Brown also worked on many projects beyond Dickens. Here’s a Phiz illustration from The Chronicles of Crime, billed as “a series of memoirs and anecdotes of notorious characters who have outraged the laws of Great Britain. . . .”
After centuries of readers’ ready appetite for illustration, tastes changed in the early 20th century. Says Russell,
The practice of publishing visual representations alongside text in adult literature saw a major decline, and book illustration became increasingly associated with children’s literature and “low-brow” or popular writing (such as Classics Illustrated).
Artists were still working and still developing new and more interesting ways to convey stories with images, but they had to find different outlets. Some, as Russell points out, shifted to children’s literature. Hence the bugbear that “books with pictures” are kids’ books.
Kid lit does have a rich history of illustration (more on that here), but it’s definitely not the whole story (more on that here). And, modifying what I said at the top of the post, there’s at least one kid’s book proudly sans pictures.
Many illustrators have been able to exercise their skills in the world of graphic novels where conventions are loose and open to reimagination. While most graphic novels are fictional, for instance, there’s nothing stopping an artist from doing history or biography. Cartoonist Peter Bagge has done exactly that, publishing biographies of Margaret Sanger and Zora Neale Hurston, the latter of which was enthusiastically reviewed by NPR.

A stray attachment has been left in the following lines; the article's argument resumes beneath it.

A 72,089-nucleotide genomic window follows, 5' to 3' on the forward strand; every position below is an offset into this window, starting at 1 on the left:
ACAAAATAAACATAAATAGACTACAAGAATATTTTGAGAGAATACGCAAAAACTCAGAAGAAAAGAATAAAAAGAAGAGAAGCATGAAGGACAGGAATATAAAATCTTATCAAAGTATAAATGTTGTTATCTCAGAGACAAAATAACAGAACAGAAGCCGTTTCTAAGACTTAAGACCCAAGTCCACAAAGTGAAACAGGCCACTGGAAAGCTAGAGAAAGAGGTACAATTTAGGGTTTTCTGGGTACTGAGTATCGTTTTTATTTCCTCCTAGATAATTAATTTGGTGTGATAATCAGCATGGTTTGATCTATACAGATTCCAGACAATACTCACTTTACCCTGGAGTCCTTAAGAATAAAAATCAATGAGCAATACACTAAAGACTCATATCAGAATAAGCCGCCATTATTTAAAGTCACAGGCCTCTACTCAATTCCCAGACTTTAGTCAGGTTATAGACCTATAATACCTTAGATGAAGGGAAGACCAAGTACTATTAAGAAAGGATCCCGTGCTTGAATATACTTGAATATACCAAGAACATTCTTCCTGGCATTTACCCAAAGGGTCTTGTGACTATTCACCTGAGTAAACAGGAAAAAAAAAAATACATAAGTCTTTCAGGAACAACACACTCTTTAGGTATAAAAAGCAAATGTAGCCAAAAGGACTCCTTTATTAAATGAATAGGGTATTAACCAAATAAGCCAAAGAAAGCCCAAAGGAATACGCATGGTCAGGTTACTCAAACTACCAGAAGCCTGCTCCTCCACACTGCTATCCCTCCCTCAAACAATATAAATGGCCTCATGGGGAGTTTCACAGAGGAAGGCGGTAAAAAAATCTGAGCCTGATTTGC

What about the use of photos, diagrams, and other illustrative material? Yes, of course, and obviously. In the realm of nonfiction, especially history, access to archival material has never been greater. Prioritizing greater inclusion of images, documents, and the like gives readers a closer feel for distant times and places. While I personally prefer fiction sans images—I usually prefer to conjure those on my own—I appreciate illustration in nonfiction.
As for the future of graphic design and more imaginative illustration, back to Russell:
The future of book illustration is perhaps more open to interpretation and experimentation than it has ever been, with plenty of opportunity for innovation from publishers, particularly when we recognize that writer-artist collaboration is not necessarily bound to traditional format.
It’ll be fun to see what publishers, authors, and illustrators imagine next for their collaborations. I’d love to see more experimentation. Then again, one can also imagine a dystopian future. China’s government recently punished twenty-seven publishing employees, including editors and illustrators, for “tragically ugly” illustrations in math textbooks.
Some were fired and given demerits, which ding one’s standing in the Communist Party; others were ominously “dealt with accordingly.” Along with the penalties, Party officials said they would review all textbooks in circulation “to ensure that the textbooks adhere to the correct political direction and value orientation.”
Given how eager people are to censor whatever displeases them these days, this seems like a grim possibility here as well. Imagine how cramped and colorless the world would be if every image had to conform to a “correct political direction and value orientation,” whether right or left.
No thanks. Such criteria would drain the life from illustrators and the luster from their illustrations.